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Blogs

With permission from Democracy Prep Public School

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Blogs

Our team blogs regularly on a broad range of topics related to education reform and provides a blend of leading-edge perspectives. One of Bellwether’s greatest strengths is that diversity of viewpoint is encouraged among the partner team and throughout the organization. Everyone at Bellwether is committed to dramatic improvements in our public education system, but internally there are different views about how to accomplish that work. As a result, the views expressed in these blogs should be considered to be those of the writers rather than organizational viewpoints of Bellwether or of any organizations or individuals with whom Bellwether works. Likewise, outgoing links do not constitute any type of endorsement of other websites or organizations.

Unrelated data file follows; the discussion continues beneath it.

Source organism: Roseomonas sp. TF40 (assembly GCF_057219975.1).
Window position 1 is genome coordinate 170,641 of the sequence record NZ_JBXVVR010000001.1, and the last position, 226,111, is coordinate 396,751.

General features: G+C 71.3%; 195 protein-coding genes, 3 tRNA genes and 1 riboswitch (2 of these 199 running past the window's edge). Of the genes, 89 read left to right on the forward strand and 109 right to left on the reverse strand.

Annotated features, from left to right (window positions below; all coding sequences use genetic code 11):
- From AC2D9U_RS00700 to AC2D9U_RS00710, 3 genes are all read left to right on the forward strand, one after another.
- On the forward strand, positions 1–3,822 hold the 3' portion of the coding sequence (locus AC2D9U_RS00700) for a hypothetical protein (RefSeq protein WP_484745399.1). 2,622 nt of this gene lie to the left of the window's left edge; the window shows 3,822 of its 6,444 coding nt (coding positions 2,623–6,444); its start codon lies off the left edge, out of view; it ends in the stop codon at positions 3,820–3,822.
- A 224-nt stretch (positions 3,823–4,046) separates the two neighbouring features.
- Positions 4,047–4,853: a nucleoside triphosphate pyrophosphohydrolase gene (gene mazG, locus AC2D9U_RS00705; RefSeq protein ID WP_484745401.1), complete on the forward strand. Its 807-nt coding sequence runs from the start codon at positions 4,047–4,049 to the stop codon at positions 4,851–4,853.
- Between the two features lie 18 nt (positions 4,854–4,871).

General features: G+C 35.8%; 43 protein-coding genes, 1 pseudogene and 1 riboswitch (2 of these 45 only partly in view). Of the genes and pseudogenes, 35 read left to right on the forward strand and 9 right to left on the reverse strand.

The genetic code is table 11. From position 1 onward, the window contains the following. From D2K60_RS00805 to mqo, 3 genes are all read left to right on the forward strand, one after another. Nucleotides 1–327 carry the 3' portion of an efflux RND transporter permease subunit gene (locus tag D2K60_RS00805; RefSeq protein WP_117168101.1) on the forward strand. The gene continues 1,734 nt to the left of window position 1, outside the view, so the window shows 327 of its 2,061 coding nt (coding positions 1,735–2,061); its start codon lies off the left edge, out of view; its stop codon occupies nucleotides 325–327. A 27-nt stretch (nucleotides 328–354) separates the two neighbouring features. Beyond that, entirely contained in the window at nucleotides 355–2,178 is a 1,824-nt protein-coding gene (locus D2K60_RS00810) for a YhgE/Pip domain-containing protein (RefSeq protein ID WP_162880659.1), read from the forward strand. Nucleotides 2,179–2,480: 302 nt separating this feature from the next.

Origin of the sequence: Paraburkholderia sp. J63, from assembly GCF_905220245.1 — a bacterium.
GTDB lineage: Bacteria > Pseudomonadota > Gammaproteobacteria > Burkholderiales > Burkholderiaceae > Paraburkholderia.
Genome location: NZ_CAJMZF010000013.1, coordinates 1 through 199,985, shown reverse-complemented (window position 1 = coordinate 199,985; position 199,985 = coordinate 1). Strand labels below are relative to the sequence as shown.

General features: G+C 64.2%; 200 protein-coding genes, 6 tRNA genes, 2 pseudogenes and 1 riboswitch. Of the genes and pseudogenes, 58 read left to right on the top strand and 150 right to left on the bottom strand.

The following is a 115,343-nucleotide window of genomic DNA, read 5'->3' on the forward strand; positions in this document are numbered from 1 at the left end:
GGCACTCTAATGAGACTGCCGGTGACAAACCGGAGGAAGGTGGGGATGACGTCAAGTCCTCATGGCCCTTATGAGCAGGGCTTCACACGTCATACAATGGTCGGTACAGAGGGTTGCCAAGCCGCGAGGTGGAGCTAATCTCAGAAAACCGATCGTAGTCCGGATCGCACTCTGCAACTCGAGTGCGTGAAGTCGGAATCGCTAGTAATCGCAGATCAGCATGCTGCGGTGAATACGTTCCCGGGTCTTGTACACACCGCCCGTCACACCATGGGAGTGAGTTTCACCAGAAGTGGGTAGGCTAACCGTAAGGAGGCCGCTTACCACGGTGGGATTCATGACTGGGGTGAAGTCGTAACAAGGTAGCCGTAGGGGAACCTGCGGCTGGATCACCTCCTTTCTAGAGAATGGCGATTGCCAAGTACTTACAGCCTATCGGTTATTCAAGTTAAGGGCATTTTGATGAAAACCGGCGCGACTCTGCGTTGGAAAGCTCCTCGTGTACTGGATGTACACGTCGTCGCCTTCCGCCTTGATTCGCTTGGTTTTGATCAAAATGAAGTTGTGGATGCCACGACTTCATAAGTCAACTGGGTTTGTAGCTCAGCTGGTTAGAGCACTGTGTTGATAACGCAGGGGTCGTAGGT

Ahead of the Heard

The Bellwether team blog, Ahead of the Heard, features regular commentary, analysis, and original insights from our staff.

Kaitlin Pennington

President Trump’s newly released budget would slash $9 billion — or 13.5 percent of funding — from the Department of Education. That’s a dramatic change. It’s important to remember, however, that Congress controls the country’s purse strings, so a President’s budget proposal serves more as a statement of priorities than a concrete action plan. For […]

Eduwonk

Andrew Rotherham provides education news, analysis, and commentary through his widely read blog, Eduwonk.com. 

Teacher Pensions

Teacherpensions.org, a project of Bellwether Education Partners, provides high-quality information and analysis to help stakeholders – especially teachers and policymakers – understand the teacher pension issue and the trade-offs among various options for reform.

Max Marchitello

In an article last week, The New York Times argued that the teacher pension system in Puerto Rico is little more than a legal Ponzi scheme. Virtually all of the contributions made by current teachers go to pay retirees because the system will be bankrupt next year. These younger teachers are paying for other people's retirement, but they can’t count on a pension of their own when they retire.